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Postpartum Low Blood Calcium in Dogs



This is a serious and potentially life-threatening condition, but it can be treated quickly and the dog's health stabilized if she is treated as soon as symptoms become apparent. If your dog has a high fever, your veterinarian will try to cool her down with a cool water soak and fan to bring the body temperature down to a normal range. Your veterinarian will treat your dog with intravenous calcium until her levels have increased to a safe level, and until her body alone is able to maintain calcium levels.


Your veterinarian will advise you to take the puppies away to prevent them from nursing, to be hand fed with a commercial milk for 24 hours, or until the mother’s serum calcium is stabilized. If, after the mother stabilizes, you opt to let the puppies continue nursing, you will need to return to your veterinarian to monitor calcium levels in your dog's blood. Depending on whether her body is able to begin producing sufficient amounts of calcium on its own, she may need to remain on calcium supplements for some time. Your doctor will determine this.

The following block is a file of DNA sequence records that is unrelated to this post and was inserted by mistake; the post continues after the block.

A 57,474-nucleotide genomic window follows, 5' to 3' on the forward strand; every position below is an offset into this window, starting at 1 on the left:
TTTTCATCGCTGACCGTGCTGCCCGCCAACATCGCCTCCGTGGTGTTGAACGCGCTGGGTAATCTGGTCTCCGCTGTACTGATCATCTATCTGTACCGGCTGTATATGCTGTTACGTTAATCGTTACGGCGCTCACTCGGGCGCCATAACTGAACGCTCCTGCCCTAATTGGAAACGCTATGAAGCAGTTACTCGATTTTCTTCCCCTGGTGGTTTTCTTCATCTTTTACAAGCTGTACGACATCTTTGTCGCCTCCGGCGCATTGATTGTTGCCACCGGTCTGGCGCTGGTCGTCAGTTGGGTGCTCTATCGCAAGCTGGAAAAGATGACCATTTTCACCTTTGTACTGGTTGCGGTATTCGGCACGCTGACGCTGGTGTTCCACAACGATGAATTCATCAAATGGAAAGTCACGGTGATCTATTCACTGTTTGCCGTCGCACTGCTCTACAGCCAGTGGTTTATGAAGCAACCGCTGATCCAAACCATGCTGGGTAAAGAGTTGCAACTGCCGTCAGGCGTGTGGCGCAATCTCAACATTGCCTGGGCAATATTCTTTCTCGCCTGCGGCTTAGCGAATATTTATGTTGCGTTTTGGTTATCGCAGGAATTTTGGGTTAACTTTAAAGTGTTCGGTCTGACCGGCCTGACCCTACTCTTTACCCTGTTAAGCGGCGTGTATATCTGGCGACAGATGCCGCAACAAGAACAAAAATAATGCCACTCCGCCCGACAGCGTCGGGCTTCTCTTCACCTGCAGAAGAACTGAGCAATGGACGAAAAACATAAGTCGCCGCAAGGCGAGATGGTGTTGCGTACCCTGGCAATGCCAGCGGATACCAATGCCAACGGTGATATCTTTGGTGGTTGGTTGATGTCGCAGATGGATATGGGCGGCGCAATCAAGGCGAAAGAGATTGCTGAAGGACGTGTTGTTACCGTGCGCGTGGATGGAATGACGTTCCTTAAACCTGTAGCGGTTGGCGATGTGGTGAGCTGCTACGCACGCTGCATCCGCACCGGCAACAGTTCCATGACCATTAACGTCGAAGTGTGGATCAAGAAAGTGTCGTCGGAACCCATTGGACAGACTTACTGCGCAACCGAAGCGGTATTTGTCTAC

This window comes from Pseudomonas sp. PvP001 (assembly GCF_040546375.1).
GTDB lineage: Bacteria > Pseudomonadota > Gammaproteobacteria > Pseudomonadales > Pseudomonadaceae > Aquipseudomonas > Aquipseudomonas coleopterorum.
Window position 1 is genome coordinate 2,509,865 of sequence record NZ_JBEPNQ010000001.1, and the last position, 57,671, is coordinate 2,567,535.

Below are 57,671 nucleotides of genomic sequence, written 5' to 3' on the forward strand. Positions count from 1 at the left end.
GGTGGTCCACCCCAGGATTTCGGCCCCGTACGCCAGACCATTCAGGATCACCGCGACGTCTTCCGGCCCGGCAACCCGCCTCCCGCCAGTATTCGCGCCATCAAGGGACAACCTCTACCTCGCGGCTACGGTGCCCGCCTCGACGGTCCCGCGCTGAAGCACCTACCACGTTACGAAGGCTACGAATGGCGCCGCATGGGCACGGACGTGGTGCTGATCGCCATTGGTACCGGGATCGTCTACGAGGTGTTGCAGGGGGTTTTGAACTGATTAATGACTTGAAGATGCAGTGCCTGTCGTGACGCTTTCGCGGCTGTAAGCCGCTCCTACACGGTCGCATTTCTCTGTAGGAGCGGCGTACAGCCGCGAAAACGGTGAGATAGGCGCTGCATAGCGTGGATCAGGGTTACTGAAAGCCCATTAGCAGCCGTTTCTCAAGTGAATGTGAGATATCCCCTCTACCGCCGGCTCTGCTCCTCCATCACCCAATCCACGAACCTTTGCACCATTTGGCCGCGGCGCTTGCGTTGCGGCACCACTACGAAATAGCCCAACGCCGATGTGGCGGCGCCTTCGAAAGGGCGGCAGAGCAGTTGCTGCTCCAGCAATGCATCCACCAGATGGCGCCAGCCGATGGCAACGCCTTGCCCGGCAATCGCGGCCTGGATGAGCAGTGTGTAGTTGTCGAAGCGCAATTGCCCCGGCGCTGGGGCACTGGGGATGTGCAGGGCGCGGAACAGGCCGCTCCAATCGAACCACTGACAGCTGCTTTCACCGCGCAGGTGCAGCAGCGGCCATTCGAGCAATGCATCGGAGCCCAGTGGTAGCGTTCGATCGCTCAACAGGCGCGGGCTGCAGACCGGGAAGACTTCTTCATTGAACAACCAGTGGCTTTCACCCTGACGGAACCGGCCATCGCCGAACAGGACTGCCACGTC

Living and Management


If the puppies are not hand-raised and continue to nurse, it is very likely that your dog will need to be given calcium supplements for the duration of the nursing period, until the puppies have been weaned. Her serum calcium levels will need to be monitored frequently through the nursing period. Ensuring that she eats a diet containing a 1 to 1 or 1 to 2 calcium to phosphorus ratio, before pregnancy and during pregnancy, will help to prevent eclampsia with future litters.


Calcium supplementation must also be avoided while your dog is pregnant, unless specifically prescribed by your veterinarian. Also advised is avoiding high phytate foods, such as soybean mean, barley, rice, wheat bran and wheat germ, as high phytate foods can interfere with the body's absorption of calcium.



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